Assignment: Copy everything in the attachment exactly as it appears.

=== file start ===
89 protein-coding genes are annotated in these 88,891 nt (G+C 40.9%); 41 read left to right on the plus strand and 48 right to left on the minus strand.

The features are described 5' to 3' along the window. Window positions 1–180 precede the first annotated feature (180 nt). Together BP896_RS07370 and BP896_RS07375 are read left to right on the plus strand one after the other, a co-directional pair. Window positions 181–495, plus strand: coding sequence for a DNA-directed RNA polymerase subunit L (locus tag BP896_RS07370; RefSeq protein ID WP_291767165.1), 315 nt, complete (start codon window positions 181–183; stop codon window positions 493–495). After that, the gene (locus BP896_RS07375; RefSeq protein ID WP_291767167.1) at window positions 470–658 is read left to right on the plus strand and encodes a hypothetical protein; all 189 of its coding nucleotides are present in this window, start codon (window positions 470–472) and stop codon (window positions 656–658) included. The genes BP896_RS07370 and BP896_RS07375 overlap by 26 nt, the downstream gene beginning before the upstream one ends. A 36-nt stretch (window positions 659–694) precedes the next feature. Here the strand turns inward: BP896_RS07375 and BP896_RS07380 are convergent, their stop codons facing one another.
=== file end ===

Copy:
89 protein-coding genes are annotated in these 88,891 nt (G+C 40.9%); 41 read left to right on the plus strand and 48 right to left on the minus strand.

The features are described 5' to 3' along the window. Window positions 1–180 precede the first annotated feature (180 nt). Together BP896_RS07370 and BP896_RS07375 are read left to right on the plus strand one after the other, a co-directional pair. Window positions 181–495, plus strand: coding sequence for a DNA-directed RNA polymerase subunit L (locus tag BP896_RS07370; RefSeq protein ID WP_291767165.1), 315 nt, complete (start codon window positions 181–183; stop codon window positions 493–495). After that, the gene (locus BP896_RS07375; RefSeq protein ID WP_291767167.1) at window positions 470–658 is read left to right on the plus strand and encodes a hypothetical protein; all 189 of its coding nucleotides are present in this window, start codon (window positions 470–472) and stop codon (window positions 656–658) included. The genes BP896_RS07370 and BP896_RS07375 overlap by 26 nt, the downstream gene beginning before the upstream one ends. A 36-nt stretch (window positions 659–694) precedes the next feature. Here the strand turns inward: BP896_RS07375 and BP896_RS07380 are convergent, their stop codons facing one another.